We are actually thinking of switching our mortgage to Ulster Bank from Bank of Ireland to take advantage of the five-year fixed rate.

The Ulster Bank financial adviser stated that we cannot overpay the mortgage on a monthly basis but that we could pay off 10 per cent of the outstanding balance once every 12 months. This is something that we think we will have the funds for each year and will obviously reduce the term of the mortgage and overall interest payments.

My question is: will this option still be open to us if our mortgage is sold on to another financial institution?

Do you think it is crazy to consider moving to Ulster Bank when all this uncertainty is going on?

Mr EC, email

You have to wonder what Ulster Bank’s parent, NatWest bank, was thinking of when it let it slip that it was reviewing its operations in the Republic. Not taking away from our own Joe Brennan, who broke the story, but this sort of in-house discussion is, by nature so sensitive that you would imagine the bank would make a better job of keeping its cards close to its chest.

It has certainly managed to be resolutely Sphinx-like in the face of a flood of queries from its worried customers since.

If Ulster has a five-year rate that is better than anything on offer elsewhere right now, then that is where you should go

The move has fundamentally undermined the position of the bank’s chief executive Jane Howard and also of Ruairí O’Flynn, the chairman who was installed only in September. And it hasn’t been helped by the deadline for a decision on the issue slipping to the point where it is now open-ended.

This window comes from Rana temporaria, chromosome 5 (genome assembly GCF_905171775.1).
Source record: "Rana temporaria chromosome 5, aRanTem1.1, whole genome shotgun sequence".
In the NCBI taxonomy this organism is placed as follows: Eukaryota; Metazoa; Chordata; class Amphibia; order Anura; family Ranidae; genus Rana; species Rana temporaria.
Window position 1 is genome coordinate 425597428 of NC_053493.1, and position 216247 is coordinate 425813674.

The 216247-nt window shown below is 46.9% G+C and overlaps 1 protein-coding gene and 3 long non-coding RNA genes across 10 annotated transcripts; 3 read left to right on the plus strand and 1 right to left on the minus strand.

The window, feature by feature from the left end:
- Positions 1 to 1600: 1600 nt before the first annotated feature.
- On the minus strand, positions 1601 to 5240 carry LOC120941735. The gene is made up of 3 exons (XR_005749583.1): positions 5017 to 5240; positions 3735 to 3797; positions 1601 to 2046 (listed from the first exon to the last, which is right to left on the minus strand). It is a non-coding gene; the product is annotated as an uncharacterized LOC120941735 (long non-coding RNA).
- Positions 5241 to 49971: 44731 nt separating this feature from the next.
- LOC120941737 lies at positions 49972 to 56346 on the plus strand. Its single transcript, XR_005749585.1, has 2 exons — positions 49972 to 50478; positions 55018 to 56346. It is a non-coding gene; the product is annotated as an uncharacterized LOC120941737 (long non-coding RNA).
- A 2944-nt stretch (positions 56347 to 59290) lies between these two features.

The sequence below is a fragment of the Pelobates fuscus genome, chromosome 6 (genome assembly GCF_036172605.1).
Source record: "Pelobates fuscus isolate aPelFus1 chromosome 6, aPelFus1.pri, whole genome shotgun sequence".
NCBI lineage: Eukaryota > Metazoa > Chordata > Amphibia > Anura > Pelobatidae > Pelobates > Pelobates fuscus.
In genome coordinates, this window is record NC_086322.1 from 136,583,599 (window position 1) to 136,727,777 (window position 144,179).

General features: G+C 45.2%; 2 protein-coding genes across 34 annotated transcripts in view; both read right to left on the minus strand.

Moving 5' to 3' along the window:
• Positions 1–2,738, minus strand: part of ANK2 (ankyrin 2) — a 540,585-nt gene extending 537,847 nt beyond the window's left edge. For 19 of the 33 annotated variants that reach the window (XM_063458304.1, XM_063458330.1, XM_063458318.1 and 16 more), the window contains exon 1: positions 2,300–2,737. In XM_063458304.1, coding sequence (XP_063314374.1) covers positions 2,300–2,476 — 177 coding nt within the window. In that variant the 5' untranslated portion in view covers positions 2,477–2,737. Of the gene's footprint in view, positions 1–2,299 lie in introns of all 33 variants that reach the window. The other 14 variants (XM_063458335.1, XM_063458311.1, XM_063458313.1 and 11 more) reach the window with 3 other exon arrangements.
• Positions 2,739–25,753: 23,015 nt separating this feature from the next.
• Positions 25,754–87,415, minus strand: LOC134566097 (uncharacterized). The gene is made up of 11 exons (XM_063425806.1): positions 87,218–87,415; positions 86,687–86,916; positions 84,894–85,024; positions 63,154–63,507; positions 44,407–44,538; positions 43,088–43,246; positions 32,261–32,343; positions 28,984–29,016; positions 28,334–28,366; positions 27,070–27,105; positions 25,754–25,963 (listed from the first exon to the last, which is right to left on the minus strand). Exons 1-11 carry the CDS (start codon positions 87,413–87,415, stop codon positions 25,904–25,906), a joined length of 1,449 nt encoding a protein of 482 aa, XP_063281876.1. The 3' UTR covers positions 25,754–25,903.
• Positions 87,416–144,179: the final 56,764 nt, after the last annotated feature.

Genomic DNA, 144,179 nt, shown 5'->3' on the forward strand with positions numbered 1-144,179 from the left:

The outcome, unsurprisingly, has been a tsunami of uncertainty among existing customers and also those whose business the bank is looking to attract.

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Bank history

The bank’s position, and its ongoing official line that its strategy to grow the bank “organically and safely remains unchanged” is not helped by a history of high costs and low profitability in the Irish market.

Ulster Bank, like its peers, is still recovering from the financial crisis and the financial and reputational wounds of the tracker mortgage crisis. Now it faces into the prospect of another wave of bad debt as a result of the Covid-related shutdowns of large sectors of the economy.



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